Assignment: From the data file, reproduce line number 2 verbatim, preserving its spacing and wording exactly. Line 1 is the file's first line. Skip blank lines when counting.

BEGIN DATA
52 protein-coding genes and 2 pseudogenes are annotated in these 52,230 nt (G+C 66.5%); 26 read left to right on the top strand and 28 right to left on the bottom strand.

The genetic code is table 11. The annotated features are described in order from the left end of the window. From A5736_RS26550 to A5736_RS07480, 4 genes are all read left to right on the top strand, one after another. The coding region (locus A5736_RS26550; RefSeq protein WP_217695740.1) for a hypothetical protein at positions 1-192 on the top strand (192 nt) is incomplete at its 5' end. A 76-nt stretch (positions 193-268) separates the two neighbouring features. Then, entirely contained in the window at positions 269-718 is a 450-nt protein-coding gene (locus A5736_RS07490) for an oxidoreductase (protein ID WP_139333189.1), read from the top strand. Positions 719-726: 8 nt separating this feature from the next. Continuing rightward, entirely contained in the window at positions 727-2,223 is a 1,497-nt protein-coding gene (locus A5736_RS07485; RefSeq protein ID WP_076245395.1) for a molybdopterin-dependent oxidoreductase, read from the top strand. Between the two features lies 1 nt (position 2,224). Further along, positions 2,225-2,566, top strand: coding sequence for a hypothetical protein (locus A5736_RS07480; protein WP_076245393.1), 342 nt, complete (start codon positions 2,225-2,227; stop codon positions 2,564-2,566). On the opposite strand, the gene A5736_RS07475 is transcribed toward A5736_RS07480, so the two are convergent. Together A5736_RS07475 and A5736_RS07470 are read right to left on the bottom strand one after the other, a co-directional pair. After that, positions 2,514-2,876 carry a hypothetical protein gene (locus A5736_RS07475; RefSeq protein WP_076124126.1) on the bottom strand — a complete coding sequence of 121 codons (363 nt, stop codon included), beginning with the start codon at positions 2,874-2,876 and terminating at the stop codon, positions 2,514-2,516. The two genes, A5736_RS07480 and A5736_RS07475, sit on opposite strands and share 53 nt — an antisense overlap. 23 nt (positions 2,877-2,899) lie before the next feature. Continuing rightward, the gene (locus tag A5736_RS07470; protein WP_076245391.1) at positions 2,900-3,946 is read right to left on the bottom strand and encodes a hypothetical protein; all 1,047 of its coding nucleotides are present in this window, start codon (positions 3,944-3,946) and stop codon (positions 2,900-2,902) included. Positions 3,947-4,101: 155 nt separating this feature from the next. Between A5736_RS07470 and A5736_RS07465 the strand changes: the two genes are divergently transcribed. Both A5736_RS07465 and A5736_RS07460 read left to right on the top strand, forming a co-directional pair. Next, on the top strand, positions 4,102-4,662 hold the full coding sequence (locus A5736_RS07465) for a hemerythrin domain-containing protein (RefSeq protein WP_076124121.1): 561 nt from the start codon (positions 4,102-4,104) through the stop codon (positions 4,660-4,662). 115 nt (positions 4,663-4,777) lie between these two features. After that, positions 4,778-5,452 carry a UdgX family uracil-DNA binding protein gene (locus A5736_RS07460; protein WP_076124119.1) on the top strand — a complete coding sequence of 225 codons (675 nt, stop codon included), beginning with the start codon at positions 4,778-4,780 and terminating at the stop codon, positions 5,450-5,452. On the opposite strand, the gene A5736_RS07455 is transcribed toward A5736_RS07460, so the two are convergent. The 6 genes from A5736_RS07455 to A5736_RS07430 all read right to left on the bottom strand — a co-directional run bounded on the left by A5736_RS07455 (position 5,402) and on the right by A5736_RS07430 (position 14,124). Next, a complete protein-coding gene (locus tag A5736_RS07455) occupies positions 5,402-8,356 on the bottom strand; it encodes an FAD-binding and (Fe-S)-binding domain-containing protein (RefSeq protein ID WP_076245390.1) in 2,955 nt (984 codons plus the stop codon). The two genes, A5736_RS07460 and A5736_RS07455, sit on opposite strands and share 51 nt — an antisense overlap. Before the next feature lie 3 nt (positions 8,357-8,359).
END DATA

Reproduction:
The genetic code is table 11. The annotated features are described in order from the left end of the window. From A5736_RS26550 to A5736_RS07480, 4 genes are all read left to right on the top strand, one after another. The coding region (locus A5736_RS26550; RefSeq protein WP_217695740.1) for a hypothetical protein at positions 1-192 on the top strand (192 nt) is incomplete at its 5' end. A 76-nt stretch (positions 193-268) separates the two neighbouring features. Then, entirely contained in the window at positions 269-718 is a 450-nt protein-coding gene (locus A5736_RS07490) for an oxidoreductase (protein ID WP_139333189.1), read from the top strand. Positions 719-726: 8 nt separating this feature from the next. Continuing rightward, entirely contained in the window at positions 727-2,223 is a 1,497-nt protein-coding gene (locus A5736_RS07485; RefSeq protein ID WP_076245395.1) for a molybdopterin-dependent oxidoreductase, read from the top strand. Between the two features lies 1 nt (position 2,224). Further along, positions 2,225-2,566, top strand: coding sequence for a hypothetical protein (locus A5736_RS07480; protein WP_076245393.1), 342 nt, complete (start codon positions 2,225-2,227; stop codon positions 2,564-2,566). On the opposite strand, the gene A5736_RS07475 is transcribed toward A5736_RS07480, so the two are convergent. Together A5736_RS07475 and A5736_RS07470 are read right to left on the bottom strand one after the other, a co-directional pair. After that, positions 2,514-2,876 carry a hypothetical protein gene (locus A5736_RS07475; RefSeq protein WP_076124126.1) on the bottom strand — a complete coding sequence of 121 codons (363 nt, stop codon included), beginning with the start codon at positions 2,874-2,876 and terminating at the stop codon, positions 2,514-2,516. The two genes, A5736_RS07480 and A5736_RS07475, sit on opposite strands and share 53 nt — an antisense overlap. 23 nt (positions 2,877-2,899) lie before the next feature. Continuing rightward, the gene (locus tag A5736_RS07470; protein WP_076245391.1) at positions 2,900-3,946 is read right to left on the bottom strand and encodes a hypothetical protein; all 1,047 of its coding nucleotides are present in this window, start codon (positions 3,944-3,946) and stop codon (positions 2,900-2,902) included. Positions 3,947-4,101: 155 nt separating this feature from the next. Between A5736_RS07470 and A5736_RS07465 the strand changes: the two genes are divergently transcribed. Both A5736_RS07465 and A5736_RS07460 read left to right on the top strand, forming a co-directional pair. Next, on the top strand, positions 4,102-4,662 hold the full coding sequence (locus A5736_RS07465) for a hemerythrin domain-containing protein (RefSeq protein WP_076124121.1): 561 nt from the start codon (positions 4,102-4,104) through the stop codon (positions 4,660-4,662). 115 nt (positions 4,663-4,777) lie between these two features. After that, positions 4,778-5,452 carry a UdgX family uracil-DNA binding protein gene (locus A5736_RS07460; protein WP_076124119.1) on the top strand — a complete coding sequence of 225 codons (675 nt, stop codon included), beginning with the start codon at positions 4,778-4,780 and terminating at the stop codon, positions 5,450-5,452. On the opposite strand, the gene A5736_RS07455 is transcribed toward A5736_RS07460, so the two are convergent. The 6 genes from A5736_RS07455 to A5736_RS07430 all read right to left on the bottom strand — a co-directional run bounded on the left by A5736_RS07455 (position 5,402) and on the right by A5736_RS07430 (position 14,124). Next, a complete protein-coding gene (locus tag A5736_RS07455) occupies positions 5,402-8,356 on the bottom strand; it encodes an FAD-binding and (Fe-S)-binding domain-containing protein (RefSeq protein ID WP_076245390.1) in 2,955 nt (984 codons plus the stop codon). The two genes, A5736_RS07460 and A5736_RS07455, sit on opposite strands and share 51 nt — an antisense overlap. Before the next feature lie 3 nt (positions 8,357-8,359).